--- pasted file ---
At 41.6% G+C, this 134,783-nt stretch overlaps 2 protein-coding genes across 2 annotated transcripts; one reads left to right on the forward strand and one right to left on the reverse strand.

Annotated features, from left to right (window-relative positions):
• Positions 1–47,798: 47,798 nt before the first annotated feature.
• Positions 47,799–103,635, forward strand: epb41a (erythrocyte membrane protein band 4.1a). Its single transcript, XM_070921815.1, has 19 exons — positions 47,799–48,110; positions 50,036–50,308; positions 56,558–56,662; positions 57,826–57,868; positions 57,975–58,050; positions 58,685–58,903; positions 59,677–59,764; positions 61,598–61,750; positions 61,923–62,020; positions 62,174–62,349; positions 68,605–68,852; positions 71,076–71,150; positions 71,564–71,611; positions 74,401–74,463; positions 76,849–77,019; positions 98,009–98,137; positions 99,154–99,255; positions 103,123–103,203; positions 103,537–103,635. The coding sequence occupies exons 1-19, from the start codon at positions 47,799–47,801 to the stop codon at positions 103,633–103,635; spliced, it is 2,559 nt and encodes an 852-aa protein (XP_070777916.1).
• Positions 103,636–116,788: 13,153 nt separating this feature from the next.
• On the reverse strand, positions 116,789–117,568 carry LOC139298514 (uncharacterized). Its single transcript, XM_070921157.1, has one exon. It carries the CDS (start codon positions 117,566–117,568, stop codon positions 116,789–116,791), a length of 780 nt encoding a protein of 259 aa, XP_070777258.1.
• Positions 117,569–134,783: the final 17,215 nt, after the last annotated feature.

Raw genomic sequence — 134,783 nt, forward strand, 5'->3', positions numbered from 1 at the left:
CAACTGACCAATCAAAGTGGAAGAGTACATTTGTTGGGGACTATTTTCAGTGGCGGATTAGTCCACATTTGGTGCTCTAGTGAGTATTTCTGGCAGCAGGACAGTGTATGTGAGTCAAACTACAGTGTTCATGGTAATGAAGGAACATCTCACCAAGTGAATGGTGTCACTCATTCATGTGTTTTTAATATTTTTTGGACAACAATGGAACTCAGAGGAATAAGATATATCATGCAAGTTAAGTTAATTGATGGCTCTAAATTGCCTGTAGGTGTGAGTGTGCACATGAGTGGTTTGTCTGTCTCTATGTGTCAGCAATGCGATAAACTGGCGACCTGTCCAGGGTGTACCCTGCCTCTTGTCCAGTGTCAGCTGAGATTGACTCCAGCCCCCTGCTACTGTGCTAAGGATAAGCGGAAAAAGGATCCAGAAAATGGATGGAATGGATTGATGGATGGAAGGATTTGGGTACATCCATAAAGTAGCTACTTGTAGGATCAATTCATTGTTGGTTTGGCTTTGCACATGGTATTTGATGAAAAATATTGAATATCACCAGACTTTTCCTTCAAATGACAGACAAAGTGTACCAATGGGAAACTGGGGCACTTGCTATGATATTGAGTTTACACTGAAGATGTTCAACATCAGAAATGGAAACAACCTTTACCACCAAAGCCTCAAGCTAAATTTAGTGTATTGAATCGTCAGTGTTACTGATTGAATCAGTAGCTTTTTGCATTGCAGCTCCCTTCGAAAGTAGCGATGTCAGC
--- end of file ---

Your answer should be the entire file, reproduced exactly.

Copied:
At 41.6% G+C, this 134,783-nt stretch overlaps 2 protein-coding genes across 2 annotated transcripts; one reads left to right on the forward strand and one right to left on the reverse strand.

Annotated features, from left to right (window-relative positions):
• Positions 1–47,798: 47,798 nt before the first annotated feature.
• Positions 47,799–103,635, forward strand: epb41a (erythrocyte membrane protein band 4.1a). Its single transcript, XM_070921815.1, has 19 exons — positions 47,799–48,110; positions 50,036–50,308; positions 56,558–56,662; positions 57,826–57,868; positions 57,975–58,050; positions 58,685–58,903; positions 59,677–59,764; positions 61,598–61,750; positions 61,923–62,020; positions 62,174–62,349; positions 68,605–68,852; positions 71,076–71,150; positions 71,564–71,611; positions 74,401–74,463; positions 76,849–77,019; positions 98,009–98,137; positions 99,154–99,255; positions 103,123–103,203; positions 103,537–103,635. The coding sequence occupies exons 1-19, from the start codon at positions 47,799–47,801 to the stop codon at positions 103,633–103,635; spliced, it is 2,559 nt and encodes an 852-aa protein (XP_070777916.1).
• Positions 103,636–116,788: 13,153 nt separating this feature from the next.
• On the reverse strand, positions 116,789–117,568 carry LOC139298514 (uncharacterized). Its single transcript, XM_070921157.1, has one exon. It carries the CDS (start codon positions 117,566–117,568, stop codon positions 116,789–116,791), a length of 780 nt encoding a protein of 259 aa, XP_070777258.1.
• Positions 117,569–134,783: the final 17,215 nt, after the last annotated feature.

Raw genomic sequence — 134,783 nt, forward strand, 5'->3', positions numbered from 1 at the left:
CAACTGACCAATCAAAGTGGAAGAGTACATTTGTTGGGGACTATTTTCAGTGGCGGATTAGTCCACATTTGGTGCTCTAGTGAGTATTTCTGGCAGCAGGACAGTGTATGTGAGTCAAACTACAGTGTTCATGGTAATGAAGGAACATCTCACCAAGTGAATGGTGTCACTCATTCATGTGTTTTTAATATTTTTTGGACAACAATGGAACTCAGAGGAATAAGATATATCATGCAAGTTAAGTTAATTGATGGCTCTAAATTGCCTGTAGGTGTGAGTGTGCACATGAGTGGTTTGTCTGTCTCTATGTGTCAGCAATGCGATAAACTGGCGACCTGTCCAGGGTGTACCCTGCCTCTTGTCCAGTGTCAGCTGAGATTGACTCCAGCCCCCTGCTACTGTGCTAAGGATAAGCGGAAAAAGGATCCAGAAAATGGATGGAATGGATTGATGGATGGAAGGATTTGGGTACATCCATAAAGTAGCTACTTGTAGGATCAATTCATTGTTGGTTTGGCTTTGCACATGGTATTTGATGAAAAATATTGAATATCACCAGACTTTTCCTTCAAATGACAGACAAAGTGTACCAATGGGAAACTGGGGCACTTGCTATGATATTGAGTTTACACTGAAGATGTTCAACATCAGAAATGGAAACAACCTTTACCACCAAAGCCTCAAGCTAAATTTAGTGTATTGAATCGTCAGTGTTACTGATTGAATCAGTAGCTTTTTGCATTGCAGCTCCCTTCGAAAGTAGCGATGTCAGC